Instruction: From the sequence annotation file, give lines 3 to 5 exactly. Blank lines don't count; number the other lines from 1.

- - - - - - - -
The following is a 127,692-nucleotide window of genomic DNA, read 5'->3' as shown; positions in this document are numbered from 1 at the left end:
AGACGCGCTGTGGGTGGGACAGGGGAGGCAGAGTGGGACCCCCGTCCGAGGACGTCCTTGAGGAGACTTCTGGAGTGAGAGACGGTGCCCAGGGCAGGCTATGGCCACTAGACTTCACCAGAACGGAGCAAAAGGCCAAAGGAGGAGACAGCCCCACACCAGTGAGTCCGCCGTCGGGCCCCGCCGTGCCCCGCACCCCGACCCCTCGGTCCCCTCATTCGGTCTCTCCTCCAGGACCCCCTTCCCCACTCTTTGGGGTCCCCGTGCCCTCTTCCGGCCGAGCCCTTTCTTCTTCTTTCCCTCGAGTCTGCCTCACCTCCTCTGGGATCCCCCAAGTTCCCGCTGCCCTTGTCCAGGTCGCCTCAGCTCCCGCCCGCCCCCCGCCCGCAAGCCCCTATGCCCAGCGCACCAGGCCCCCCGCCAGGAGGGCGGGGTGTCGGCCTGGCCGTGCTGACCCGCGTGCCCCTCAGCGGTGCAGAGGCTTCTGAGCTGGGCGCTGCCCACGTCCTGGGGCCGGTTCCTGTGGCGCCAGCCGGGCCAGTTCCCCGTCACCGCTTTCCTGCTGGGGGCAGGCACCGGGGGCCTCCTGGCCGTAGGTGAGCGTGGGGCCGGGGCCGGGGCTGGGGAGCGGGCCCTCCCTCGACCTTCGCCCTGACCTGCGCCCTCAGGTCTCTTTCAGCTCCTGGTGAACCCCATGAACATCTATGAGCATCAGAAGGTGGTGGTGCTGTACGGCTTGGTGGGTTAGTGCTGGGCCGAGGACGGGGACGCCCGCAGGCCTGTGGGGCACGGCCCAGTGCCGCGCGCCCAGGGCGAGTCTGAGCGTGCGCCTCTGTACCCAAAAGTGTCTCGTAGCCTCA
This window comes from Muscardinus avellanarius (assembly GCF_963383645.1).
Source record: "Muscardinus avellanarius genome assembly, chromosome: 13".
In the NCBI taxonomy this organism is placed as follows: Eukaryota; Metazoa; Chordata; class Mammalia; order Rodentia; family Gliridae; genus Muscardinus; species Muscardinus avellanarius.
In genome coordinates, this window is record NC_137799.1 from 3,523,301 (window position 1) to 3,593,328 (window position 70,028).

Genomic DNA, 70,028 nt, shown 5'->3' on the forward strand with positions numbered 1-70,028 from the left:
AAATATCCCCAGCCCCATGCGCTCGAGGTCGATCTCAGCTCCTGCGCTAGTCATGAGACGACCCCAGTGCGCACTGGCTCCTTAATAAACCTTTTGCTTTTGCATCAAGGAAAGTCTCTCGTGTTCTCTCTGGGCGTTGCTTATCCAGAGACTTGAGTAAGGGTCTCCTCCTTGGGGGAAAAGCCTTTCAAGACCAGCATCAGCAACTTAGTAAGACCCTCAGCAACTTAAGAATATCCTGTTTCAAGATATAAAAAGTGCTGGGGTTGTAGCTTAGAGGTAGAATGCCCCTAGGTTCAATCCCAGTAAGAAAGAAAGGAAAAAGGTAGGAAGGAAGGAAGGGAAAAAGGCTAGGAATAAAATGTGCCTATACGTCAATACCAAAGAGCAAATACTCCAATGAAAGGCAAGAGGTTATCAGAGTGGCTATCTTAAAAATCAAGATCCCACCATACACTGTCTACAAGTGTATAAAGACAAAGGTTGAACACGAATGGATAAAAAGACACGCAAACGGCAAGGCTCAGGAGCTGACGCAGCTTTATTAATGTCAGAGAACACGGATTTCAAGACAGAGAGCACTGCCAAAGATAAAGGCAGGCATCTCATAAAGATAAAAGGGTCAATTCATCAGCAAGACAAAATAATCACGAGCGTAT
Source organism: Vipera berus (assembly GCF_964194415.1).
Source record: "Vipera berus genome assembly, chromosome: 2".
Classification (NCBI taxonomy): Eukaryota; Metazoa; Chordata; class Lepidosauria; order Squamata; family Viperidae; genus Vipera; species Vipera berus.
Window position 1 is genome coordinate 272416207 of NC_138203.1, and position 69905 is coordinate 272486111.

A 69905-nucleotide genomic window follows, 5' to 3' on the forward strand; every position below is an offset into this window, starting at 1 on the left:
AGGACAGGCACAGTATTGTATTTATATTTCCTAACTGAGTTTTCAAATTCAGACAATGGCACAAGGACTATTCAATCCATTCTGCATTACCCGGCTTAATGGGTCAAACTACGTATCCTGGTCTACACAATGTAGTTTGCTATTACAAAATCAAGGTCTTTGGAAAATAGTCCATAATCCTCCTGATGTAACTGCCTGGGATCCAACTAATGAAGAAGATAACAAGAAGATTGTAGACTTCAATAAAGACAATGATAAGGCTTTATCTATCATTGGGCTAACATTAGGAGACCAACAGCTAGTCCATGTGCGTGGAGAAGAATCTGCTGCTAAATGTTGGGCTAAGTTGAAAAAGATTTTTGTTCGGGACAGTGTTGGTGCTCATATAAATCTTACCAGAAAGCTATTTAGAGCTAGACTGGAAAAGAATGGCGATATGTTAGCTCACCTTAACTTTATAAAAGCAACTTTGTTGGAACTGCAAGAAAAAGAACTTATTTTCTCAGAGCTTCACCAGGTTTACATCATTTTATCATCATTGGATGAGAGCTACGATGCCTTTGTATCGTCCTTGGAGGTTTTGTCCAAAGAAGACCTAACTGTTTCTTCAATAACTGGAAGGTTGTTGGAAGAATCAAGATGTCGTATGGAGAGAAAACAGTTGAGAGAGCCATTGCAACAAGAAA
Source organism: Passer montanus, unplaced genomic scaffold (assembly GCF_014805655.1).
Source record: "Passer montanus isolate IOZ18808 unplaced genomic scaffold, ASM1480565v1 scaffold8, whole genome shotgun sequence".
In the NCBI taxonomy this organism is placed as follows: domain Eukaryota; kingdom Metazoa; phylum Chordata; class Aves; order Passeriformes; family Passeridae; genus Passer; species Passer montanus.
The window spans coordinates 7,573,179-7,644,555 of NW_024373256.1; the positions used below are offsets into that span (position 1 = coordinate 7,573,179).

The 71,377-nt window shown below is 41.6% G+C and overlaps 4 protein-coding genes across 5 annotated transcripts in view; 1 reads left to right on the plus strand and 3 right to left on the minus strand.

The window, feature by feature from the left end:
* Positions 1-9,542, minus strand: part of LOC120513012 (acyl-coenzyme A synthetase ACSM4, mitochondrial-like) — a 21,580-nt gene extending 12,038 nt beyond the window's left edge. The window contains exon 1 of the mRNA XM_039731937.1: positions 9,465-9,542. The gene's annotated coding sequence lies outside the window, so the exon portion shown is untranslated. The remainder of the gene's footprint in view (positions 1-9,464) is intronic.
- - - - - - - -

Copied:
This window comes from Muscardinus avellanarius (assembly GCF_963383645.1).
Source record: "Muscardinus avellanarius genome assembly, chromosome: 13".
In the NCBI taxonomy this organism is placed as follows: Eukaryota; Metazoa; Chordata; class Mammalia; order Rodentia; family Gliridae; genus Muscardinus; species Muscardinus avellanarius.